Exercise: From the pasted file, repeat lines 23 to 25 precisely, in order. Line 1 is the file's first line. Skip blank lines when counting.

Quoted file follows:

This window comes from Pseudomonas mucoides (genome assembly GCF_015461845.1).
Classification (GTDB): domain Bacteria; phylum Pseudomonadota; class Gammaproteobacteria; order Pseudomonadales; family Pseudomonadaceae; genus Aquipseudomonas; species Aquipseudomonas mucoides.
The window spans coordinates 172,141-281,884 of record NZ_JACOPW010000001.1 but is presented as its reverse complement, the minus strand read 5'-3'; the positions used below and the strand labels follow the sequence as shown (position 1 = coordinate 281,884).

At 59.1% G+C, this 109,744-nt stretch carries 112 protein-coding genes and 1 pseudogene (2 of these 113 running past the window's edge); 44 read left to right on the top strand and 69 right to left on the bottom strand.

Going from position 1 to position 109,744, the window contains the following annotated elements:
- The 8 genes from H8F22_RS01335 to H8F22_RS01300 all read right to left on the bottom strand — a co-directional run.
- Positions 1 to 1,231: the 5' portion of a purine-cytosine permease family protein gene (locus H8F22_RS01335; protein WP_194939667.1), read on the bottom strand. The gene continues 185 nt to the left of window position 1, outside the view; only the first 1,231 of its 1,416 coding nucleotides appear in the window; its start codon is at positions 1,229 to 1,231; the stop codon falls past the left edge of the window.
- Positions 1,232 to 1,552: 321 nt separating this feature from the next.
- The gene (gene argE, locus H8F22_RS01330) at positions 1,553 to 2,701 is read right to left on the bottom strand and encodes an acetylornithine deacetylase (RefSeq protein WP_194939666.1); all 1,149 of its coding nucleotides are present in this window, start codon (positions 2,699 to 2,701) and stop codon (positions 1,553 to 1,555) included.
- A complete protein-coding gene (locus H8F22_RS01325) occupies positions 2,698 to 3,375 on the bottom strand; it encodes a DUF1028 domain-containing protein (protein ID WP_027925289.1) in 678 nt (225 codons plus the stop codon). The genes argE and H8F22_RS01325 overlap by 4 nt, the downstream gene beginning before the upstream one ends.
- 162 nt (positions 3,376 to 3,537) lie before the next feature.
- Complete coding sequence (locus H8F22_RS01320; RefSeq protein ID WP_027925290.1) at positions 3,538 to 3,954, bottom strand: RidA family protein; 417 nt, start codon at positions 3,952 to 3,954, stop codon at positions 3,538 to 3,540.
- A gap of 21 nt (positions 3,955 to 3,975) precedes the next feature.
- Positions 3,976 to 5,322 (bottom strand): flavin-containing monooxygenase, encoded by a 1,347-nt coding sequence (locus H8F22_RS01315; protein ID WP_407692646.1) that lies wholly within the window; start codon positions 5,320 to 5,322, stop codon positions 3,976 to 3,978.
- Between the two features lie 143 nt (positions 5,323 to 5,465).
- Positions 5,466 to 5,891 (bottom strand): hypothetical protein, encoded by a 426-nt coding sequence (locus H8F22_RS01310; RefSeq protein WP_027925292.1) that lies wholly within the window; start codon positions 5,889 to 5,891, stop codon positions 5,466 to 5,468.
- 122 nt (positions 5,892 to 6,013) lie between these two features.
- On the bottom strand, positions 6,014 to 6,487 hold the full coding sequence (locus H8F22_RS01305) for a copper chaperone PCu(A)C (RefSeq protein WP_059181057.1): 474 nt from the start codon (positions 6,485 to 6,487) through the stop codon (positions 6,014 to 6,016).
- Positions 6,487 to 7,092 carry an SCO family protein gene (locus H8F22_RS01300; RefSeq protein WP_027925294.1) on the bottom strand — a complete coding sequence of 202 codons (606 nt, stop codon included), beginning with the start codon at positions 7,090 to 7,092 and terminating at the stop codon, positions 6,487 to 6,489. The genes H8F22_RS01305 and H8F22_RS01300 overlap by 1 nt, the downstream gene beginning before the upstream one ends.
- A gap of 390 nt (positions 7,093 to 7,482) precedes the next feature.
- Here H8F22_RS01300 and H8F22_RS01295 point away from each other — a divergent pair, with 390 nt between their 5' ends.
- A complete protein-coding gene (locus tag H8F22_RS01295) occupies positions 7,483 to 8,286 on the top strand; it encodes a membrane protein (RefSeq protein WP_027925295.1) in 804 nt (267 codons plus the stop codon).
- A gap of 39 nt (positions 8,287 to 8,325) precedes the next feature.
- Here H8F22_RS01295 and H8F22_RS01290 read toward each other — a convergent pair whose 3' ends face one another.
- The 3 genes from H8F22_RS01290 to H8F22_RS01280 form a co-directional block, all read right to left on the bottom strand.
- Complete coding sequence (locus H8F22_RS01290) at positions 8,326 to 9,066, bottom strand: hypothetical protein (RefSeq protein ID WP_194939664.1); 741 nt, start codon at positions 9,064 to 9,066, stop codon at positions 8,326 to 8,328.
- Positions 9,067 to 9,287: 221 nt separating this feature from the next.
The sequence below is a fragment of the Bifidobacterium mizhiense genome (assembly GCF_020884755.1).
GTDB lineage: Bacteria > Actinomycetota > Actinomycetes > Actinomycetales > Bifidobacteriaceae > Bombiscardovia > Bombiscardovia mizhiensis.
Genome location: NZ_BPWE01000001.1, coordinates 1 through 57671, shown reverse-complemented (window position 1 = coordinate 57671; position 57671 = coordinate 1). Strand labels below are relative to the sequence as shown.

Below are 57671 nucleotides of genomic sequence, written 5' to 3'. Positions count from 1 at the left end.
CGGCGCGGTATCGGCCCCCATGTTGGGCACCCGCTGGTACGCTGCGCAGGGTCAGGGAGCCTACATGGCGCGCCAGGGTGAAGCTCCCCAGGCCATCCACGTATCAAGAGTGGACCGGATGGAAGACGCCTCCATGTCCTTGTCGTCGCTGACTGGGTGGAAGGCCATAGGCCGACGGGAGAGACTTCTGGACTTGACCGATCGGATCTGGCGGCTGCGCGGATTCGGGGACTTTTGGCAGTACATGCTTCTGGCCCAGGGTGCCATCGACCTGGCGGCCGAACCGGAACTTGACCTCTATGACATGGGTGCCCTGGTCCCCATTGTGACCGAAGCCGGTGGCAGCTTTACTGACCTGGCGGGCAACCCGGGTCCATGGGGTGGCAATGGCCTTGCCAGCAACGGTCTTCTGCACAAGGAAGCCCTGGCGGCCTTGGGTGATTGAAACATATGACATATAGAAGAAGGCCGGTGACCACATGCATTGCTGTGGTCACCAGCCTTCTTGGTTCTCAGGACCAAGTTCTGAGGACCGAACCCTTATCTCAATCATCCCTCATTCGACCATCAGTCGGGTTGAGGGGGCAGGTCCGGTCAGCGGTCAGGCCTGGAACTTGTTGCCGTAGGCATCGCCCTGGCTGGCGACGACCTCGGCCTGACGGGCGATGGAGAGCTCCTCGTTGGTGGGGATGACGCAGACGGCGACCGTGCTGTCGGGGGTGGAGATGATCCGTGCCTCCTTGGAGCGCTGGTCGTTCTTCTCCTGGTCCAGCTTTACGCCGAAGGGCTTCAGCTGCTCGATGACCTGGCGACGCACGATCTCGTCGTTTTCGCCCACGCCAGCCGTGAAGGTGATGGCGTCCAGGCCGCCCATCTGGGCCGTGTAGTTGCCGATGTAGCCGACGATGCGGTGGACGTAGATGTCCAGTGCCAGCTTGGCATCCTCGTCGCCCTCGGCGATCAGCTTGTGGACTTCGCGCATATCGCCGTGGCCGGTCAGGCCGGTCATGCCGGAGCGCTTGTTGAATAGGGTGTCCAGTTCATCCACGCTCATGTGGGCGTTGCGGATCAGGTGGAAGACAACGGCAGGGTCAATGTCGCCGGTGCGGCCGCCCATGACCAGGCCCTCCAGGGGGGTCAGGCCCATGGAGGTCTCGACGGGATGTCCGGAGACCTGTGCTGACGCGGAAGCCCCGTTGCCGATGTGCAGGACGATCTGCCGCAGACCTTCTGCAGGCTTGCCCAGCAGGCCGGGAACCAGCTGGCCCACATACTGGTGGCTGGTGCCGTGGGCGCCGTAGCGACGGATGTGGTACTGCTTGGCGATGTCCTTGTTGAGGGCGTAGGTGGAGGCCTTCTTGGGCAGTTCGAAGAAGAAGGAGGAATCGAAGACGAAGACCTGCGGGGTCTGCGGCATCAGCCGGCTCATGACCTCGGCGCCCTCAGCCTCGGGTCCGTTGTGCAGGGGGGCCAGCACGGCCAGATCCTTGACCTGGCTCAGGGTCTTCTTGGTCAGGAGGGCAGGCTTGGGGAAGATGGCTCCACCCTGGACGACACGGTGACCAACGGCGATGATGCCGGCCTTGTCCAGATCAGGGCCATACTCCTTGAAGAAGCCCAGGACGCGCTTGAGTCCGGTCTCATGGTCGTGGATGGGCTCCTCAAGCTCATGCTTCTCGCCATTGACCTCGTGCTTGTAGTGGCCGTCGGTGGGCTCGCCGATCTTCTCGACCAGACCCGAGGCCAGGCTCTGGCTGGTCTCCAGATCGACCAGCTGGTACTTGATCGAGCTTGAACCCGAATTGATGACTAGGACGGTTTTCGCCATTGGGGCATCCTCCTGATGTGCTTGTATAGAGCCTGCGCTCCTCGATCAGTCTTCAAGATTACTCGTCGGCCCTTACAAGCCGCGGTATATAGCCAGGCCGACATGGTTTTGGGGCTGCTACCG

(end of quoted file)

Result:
- A gap of 39 nt (positions 8,287 to 8,325) precedes the next feature.
- Here H8F22_RS01295 and H8F22_RS01290 read toward each other — a convergent pair whose 3' ends face one another.
- The 3 genes from H8F22_RS01290 to H8F22_RS01280 form a co-directional block, all read right to left on the bottom strand.